In another post, I explored how this social capital is generated between the tech company and business customers through a series of social exchanges that build mutual trust and commitment. Over time, such trust between people allows the two companies to take shared risks and reap shared rewards. At its core, a deep foundation of such quality relationships between key employees allows tech companies to help customers navigate the business disruption caused by their new tech products.
This social capital is the first critical factor of CR equity. The measure of social capital captures the relationship quality, or depth, between two individuals across the firms.
A quintessential example of relationship quality is in the relationship between a startup CEO and the first few buyers. Very often, the CEO builds the social capital with each buyer during the sales cycle through references, shared connections, and face-to-face interactions and sets the terms for the first few pilots and the deals. This is especially true for high-value accounts. Similarly, the product manager of an early-stage company invests in building direct relationships with the few top power users to get feedback that cannot be obtained through transactional means like surveys.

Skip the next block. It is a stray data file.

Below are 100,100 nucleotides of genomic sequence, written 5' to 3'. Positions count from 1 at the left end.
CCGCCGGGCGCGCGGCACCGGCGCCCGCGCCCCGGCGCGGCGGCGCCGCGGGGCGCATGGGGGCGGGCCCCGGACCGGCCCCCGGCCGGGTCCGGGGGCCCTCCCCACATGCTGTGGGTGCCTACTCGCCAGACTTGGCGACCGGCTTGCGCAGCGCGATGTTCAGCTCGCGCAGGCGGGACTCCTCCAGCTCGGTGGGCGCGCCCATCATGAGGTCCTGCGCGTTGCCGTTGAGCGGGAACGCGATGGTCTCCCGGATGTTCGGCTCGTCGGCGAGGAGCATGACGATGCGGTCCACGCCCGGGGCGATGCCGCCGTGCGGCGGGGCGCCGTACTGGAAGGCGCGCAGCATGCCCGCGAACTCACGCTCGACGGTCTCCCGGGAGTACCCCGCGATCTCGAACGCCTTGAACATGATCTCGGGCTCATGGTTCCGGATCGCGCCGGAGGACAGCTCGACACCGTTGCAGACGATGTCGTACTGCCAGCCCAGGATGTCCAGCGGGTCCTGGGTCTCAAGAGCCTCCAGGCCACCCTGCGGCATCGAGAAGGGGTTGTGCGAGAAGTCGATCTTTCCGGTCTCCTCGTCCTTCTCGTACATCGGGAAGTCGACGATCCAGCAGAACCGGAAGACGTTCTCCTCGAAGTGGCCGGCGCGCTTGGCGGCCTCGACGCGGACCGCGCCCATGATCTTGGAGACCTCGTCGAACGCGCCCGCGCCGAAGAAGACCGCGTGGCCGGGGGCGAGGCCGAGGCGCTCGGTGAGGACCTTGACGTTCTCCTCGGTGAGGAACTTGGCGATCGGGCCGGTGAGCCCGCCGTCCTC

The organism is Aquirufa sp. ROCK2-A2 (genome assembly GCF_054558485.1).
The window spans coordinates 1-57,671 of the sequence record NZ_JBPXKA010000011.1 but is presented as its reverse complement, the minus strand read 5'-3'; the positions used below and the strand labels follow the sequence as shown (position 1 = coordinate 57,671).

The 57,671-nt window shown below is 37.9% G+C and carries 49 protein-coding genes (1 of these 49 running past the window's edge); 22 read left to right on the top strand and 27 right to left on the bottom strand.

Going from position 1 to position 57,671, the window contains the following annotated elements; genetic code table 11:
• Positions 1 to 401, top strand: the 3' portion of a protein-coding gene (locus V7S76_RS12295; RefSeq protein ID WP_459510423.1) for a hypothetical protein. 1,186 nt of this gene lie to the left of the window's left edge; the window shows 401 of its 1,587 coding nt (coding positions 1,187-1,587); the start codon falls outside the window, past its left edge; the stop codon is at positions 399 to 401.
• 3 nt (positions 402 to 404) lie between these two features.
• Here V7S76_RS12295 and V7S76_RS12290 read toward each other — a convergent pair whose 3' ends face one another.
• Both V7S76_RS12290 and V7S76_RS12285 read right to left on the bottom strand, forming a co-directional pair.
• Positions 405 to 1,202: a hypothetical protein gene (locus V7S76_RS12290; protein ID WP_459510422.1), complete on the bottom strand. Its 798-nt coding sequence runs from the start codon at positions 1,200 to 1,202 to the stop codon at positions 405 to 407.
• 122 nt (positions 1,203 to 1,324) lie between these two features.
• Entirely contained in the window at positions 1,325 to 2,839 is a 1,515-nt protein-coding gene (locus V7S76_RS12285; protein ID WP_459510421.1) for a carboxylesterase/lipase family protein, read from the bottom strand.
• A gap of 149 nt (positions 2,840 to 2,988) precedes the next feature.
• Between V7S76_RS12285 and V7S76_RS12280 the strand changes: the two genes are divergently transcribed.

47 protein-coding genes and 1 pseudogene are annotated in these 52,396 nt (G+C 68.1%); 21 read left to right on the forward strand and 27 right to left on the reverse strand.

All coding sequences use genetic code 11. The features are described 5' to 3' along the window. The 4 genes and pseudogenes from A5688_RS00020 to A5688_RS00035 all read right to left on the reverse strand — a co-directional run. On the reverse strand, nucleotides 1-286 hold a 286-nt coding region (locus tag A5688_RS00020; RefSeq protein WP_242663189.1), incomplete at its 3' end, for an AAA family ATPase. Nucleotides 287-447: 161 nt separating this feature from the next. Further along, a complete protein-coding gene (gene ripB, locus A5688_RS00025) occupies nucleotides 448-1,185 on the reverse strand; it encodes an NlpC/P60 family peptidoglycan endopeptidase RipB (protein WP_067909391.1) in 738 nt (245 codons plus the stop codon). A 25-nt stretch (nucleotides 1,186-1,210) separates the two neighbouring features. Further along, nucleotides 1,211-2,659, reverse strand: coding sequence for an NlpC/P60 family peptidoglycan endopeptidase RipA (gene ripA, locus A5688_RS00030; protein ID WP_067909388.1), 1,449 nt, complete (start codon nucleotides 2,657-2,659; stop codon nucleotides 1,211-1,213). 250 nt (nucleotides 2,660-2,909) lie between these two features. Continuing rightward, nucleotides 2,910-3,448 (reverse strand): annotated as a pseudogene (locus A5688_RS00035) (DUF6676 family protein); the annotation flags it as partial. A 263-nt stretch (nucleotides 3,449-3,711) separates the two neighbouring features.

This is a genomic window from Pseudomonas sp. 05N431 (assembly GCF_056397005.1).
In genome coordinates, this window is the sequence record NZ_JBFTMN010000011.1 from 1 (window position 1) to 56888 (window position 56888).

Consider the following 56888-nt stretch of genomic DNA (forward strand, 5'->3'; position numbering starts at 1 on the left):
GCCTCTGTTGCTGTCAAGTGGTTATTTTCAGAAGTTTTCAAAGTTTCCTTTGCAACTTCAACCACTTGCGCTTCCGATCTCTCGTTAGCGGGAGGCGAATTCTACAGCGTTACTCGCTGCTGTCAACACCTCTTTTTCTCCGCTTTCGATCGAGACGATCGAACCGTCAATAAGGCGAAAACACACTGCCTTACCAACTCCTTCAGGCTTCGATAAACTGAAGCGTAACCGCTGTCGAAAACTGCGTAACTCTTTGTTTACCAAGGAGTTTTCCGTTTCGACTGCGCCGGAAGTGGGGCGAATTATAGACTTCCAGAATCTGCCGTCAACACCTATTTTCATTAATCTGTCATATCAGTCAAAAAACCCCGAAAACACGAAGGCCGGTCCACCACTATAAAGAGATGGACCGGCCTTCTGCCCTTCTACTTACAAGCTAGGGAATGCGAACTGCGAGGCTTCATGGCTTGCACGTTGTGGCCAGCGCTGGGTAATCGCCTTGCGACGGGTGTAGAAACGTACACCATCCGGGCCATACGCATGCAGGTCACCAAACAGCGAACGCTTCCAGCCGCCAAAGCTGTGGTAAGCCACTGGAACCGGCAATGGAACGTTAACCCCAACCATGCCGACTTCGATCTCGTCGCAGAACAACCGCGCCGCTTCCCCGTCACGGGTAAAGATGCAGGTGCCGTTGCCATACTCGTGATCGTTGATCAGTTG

For later-stage tech companies, sales teams carry most of the accountability for high-quality relationships with buyers. In fact, the biggest obstacle to growth in large accounts is the lack of high-quality relationships between the firms. This explains why the best enterprise sales people nurture and guard their buyer relationships closely. In many cases, the salesperson may even do so at the expense of the company. I have known top salespeople who have refused to sell a mediocre update to a product because they believe this will set back their buyer relationship. Conversely, one of the ways to drive growth in an enterprise is to bring in a salesperson “with a rolodex” who has standing high-quality relationships with buyers. These relationship tactics are not always effective on their own, but they speak to the primary role relationship quality plays in driving growth.